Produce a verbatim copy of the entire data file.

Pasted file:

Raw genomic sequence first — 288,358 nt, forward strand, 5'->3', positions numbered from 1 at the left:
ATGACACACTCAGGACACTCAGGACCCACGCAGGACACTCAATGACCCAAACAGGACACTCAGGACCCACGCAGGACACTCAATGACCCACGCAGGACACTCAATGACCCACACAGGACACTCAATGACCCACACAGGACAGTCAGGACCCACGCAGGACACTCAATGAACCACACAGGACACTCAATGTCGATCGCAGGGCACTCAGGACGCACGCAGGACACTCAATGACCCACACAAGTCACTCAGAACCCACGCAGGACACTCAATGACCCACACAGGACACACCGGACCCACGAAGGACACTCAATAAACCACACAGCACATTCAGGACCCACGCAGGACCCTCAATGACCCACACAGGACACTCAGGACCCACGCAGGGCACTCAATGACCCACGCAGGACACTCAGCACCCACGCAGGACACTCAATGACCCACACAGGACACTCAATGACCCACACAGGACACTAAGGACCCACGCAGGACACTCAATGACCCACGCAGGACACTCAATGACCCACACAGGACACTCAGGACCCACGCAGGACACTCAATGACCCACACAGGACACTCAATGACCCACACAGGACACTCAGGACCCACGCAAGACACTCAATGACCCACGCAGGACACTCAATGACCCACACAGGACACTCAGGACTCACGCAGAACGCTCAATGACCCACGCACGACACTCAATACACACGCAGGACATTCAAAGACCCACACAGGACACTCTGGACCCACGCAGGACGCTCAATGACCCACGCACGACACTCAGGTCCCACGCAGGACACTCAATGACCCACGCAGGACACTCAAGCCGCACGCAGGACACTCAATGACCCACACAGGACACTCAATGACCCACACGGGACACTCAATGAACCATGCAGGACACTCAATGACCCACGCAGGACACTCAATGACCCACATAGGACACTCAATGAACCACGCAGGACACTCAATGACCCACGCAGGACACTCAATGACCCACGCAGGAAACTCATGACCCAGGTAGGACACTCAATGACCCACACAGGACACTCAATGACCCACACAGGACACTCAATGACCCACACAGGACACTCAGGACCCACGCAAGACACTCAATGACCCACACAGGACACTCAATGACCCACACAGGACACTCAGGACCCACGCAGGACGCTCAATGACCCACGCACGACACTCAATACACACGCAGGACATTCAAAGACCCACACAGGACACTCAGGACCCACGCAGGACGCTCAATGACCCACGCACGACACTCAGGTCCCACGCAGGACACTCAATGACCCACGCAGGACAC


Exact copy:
Raw genomic sequence first — 288,358 nt, forward strand, 5'->3', positions numbered from 1 at the left:
ATGACACACTCAGGACACTCAGGACCCACGCAGGACACTCAATGACCCAAACAGGACACTCAGGACCCACGCAGGACACTCAATGACCCACGCAGGACACTCAATGACCCACACAGGACACTCAATGACCCACACAGGACAGTCAGGACCCACGCAGGACACTCAATGAACCACACAGGACACTCAATGTCGATCGCAGGGCACTCAGGACGCACGCAGGACACTCAATGACCCACACAAGTCACTCAGAACCCACGCAGGACACTCAATGACCCACACAGGACACACCGGACCCACGAAGGACACTCAATAAACCACACAGCACATTCAGGACCCACGCAGGACCCTCAATGACCCACACAGGACACTCAGGACCCACGCAGGGCACTCAATGACCCACGCAGGACACTCAGCACCCACGCAGGACACTCAATGACCCACACAGGACACTCAATGACCCACACAGGACACTAAGGACCCACGCAGGACACTCAATGACCCACGCAGGACACTCAATGACCCACACAGGACACTCAGGACCCACGCAGGACACTCAATGACCCACACAGGACACTCAATGACCCACACAGGACACTCAGGACCCACGCAAGACACTCAATGACCCACGCAGGACACTCAATGACCCACACAGGACACTCAGGACTCACGCAGAACGCTCAATGACCCACGCACGACACTCAATACACACGCAGGACATTCAAAGACCCACACAGGACACTCTGGACCCACGCAGGACGCTCAATGACCCACGCACGACACTCAGGTCCCACGCAGGACACTCAATGACCCACGCAGGACACTCAAGCCGCACGCAGGACACTCAATGACCCACACAGGACACTCAATGACCCACACGGGACACTCAATGAACCATGCAGGACACTCAATGACCCACGCAGGACACTCAATGACCCACATAGGACACTCAATGAACCACGCAGGACACTCAATGACCCACGCAGGACACTCAATGACCCACGCAGGAAACTCATGACCCAGGTAGGACACTCAATGACCCACACAGGACACTCAATGACCCACACAGGACACTCAATGACCCACACAGGACACTCAGGACCCACGCAAGACACTCAATGACCCACACAGGACACTCAATGACCCACACAGGACACTCAGGACCCACGCAGGACGCTCAATGACCCACGCACGACACTCAATACACACGCAGGACATTCAAAGACCCACACAGGACACTCAGGACCCACGCAGGACGCTCAATGACCCACGCACGACACTCAGGTCCCACGCAGGACACTCAATGACCCACGCAGGACAC